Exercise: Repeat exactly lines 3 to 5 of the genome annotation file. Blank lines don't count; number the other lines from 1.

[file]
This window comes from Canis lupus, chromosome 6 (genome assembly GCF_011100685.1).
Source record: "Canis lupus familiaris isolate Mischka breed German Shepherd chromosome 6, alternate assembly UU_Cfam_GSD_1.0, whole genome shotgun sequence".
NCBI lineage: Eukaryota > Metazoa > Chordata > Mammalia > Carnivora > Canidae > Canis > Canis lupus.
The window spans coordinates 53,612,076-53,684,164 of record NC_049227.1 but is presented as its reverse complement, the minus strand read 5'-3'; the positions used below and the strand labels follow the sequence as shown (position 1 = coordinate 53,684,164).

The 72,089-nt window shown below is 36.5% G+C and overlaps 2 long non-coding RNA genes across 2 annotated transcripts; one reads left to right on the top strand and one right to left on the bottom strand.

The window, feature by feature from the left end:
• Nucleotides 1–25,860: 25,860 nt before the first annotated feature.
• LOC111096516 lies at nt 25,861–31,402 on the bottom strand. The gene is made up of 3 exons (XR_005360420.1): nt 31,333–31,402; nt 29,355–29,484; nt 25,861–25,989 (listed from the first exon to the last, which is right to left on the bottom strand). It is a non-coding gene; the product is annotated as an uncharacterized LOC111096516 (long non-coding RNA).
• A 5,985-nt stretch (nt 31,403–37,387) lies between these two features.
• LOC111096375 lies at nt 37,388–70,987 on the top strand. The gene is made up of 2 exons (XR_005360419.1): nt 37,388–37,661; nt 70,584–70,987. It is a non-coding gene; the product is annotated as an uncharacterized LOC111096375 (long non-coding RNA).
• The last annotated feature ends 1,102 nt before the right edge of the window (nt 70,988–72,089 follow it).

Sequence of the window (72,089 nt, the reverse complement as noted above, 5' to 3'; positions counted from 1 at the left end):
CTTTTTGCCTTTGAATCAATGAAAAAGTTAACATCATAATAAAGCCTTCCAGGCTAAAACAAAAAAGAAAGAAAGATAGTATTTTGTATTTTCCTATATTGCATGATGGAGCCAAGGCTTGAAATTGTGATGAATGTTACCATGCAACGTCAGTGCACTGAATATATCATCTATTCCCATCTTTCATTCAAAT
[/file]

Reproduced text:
NCBI lineage: Eukaryota > Metazoa > Chordata > Mammalia > Carnivora > Canidae > Canis > Canis lupus.
The window spans coordinates 53,612,076-53,684,164 of record NC_049227.1 but is presented as its reverse complement, the minus strand read 5'-3'; the positions used below and the strand labels follow the sequence as shown (position 1 = coordinate 53,684,164).

The 72,089-nt window shown below is 36.5% G+C and overlaps 2 long non-coding RNA genes across 2 annotated transcripts; one reads left to right on the top strand and one right to left on the bottom strand.